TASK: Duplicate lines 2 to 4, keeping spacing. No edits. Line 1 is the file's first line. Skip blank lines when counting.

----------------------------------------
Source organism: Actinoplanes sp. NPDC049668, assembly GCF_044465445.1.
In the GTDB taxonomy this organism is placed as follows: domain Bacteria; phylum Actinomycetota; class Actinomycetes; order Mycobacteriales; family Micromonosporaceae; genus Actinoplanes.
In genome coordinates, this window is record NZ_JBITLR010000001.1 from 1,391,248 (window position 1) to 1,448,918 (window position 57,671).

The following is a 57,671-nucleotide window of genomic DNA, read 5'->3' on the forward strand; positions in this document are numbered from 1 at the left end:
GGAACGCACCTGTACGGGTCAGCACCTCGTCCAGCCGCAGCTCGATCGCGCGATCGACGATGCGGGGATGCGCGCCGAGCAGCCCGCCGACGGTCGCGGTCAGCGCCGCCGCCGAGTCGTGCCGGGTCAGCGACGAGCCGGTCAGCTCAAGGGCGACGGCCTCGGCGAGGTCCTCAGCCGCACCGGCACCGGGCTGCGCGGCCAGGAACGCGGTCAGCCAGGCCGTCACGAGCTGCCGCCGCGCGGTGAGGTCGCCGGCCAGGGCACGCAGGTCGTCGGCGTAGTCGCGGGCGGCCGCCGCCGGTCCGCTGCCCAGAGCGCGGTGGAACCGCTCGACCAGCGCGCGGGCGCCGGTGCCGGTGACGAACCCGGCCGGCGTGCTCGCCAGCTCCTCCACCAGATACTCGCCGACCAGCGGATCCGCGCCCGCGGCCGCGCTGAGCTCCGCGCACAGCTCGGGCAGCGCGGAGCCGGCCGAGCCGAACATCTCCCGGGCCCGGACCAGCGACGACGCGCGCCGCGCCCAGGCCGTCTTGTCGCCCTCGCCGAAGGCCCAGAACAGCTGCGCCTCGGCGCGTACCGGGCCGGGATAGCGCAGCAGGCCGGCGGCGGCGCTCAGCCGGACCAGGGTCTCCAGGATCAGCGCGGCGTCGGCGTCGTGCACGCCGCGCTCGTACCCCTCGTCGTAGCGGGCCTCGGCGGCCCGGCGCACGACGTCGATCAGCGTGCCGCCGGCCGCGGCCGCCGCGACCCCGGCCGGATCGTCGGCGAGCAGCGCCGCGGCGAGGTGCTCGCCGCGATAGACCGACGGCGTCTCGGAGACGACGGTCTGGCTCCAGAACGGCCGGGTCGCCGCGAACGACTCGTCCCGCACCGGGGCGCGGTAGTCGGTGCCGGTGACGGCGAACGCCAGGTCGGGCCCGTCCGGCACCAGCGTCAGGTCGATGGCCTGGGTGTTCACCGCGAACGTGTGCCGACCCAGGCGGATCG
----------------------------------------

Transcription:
In the GTDB taxonomy this organism is placed as follows: domain Bacteria; phylum Actinomycetota; class Actinomycetes; order Mycobacteriales; family Micromonosporaceae; genus Actinoplanes.
In genome coordinates, this window is record NZ_JBITLR010000001.1 from 1,391,248 (window position 1) to 1,448,918 (window position 57,671).

The following is a 57,671-nucleotide window of genomic DNA, read 5'->3' on the forward strand; positions in this document are numbered from 1 at the left end: